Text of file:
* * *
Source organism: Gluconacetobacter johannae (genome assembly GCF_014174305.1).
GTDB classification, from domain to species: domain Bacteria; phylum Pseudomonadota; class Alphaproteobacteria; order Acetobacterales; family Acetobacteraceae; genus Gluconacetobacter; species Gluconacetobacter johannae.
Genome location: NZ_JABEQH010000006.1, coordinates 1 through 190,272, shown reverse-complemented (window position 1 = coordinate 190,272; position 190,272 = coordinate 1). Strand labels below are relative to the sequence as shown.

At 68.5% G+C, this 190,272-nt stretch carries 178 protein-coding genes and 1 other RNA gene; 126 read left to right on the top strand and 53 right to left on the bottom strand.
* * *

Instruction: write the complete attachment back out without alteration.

Source organism: Gluconacetobacter johannae (genome assembly GCF_014174305.1).
GTDB classification, from domain to species: domain Bacteria; phylum Pseudomonadota; class Alphaproteobacteria; order Acetobacterales; family Acetobacteraceae; genus Gluconacetobacter; species Gluconacetobacter johannae.
Genome location: NZ_JABEQH010000006.1, coordinates 1 through 190,272, shown reverse-complemented (window position 1 = coordinate 190,272; position 190,272 = coordinate 1). Strand labels below are relative to the sequence as shown.

At 68.5% G+C, this 190,272-nt stretch carries 178 protein-coding genes and 1 other RNA gene; 126 read left to right on the top strand and 53 right to left on the bottom strand.